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lingerie

[lahn-zhuh-rey, lan-zhuh-ree, -juh-; French lanzhuh-ree] /ˌlɑn ʒəˈreɪ, ˈlæn ʒəˌri, -dʒə-; French lɛ̃ʒəˈri/
noun
1.
underwear, sleepwear, and other items of intimate apparel worn by women.
2.
Archaic. linen goods in general.
adjective
3.
having the qualities of lingerie; lacy or frilly.
Origin
1825-1835
1825-35; < French, equivalent to Middle French linge linen (< Latin līneus of flax; see line1) + -erie -ery
Dictionary.com Unabridged
Based on the Random House Dictionary, © Random House, Inc. 2014.
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Examples for lingerie
  • The road between designing lingerie and outer wear is not well traveled.
  • To brazenly steal from two great thinkers: brevity is the soul of lingerie and of wit.
  • Other pictures showed them in lingerie with dollar bills tucked into the underwear.
  • Consumer sales may be sagging, but lingerie is booming.
  • Fashioned out of heated sugar and milk, this lip-smacking lingerie will spice up the end of any meal.
  • Nothing is more essential to the proper costuming of any figure, and especially of a poor one, than the corsets and the lingerie.
  • It was the lingerie maker's only foray onto the world's biggest advertising stage until its return this year.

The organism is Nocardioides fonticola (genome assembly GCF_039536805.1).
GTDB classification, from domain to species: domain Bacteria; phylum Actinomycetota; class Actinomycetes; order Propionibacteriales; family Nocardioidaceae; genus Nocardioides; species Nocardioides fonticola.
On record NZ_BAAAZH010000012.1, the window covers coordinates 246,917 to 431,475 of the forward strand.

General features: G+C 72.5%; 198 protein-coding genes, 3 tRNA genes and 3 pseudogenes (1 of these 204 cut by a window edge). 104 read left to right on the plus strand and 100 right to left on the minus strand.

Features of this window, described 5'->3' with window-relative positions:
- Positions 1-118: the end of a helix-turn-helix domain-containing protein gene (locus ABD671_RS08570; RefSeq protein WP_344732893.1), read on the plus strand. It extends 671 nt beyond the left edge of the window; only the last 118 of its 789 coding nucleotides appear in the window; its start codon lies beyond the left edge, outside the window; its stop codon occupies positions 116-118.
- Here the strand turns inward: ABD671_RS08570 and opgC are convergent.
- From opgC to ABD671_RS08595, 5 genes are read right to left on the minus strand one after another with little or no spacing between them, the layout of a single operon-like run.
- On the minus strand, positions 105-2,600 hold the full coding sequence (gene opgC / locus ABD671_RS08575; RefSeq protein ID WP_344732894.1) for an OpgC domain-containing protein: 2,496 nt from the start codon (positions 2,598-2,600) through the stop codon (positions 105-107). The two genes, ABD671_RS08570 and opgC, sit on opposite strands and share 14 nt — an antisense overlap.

• She designs luxurious silk blouses, lingerie and evening wear adorned with.
  • She began regaling me with descriptions of her expanding lingerie collection.
  • The latest comer in the field of lingerie is the much-talked-of, much-advertised under-bodice.
British Dictionary definitions for lingerie

lingerie

/ˈlænʒərɪ/
noun
1.
women's underwear and nightwear
2.
(archaic) linen goods collectively
Word Origin
C19: from French, from linge, from Latin līneus linen, from līnum flax
Collins English Dictionary - Complete & Unabridged 2012 Digital Edition
© William Collins Sons & Co. Ltd. 1979, 1986 © HarperCollins
Publishers 1998, 2000, 2003, 2005, 2006, 2007, 2009, 2012
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Word Origin and History for lingerie
n.

1835 (but not in widespread use until 1852), from French lingerie "things made of linen," also "laundry room, linen shop" (15c.), from Old French linge "linen" (12c.), from Latin lineus (adj.) "of linen," from linum "flax, linen" (see linen). Originally introduced in English as a euphemism for scandalous under-linen.

Online Etymology Dictionary, © 2010 Douglas Harper
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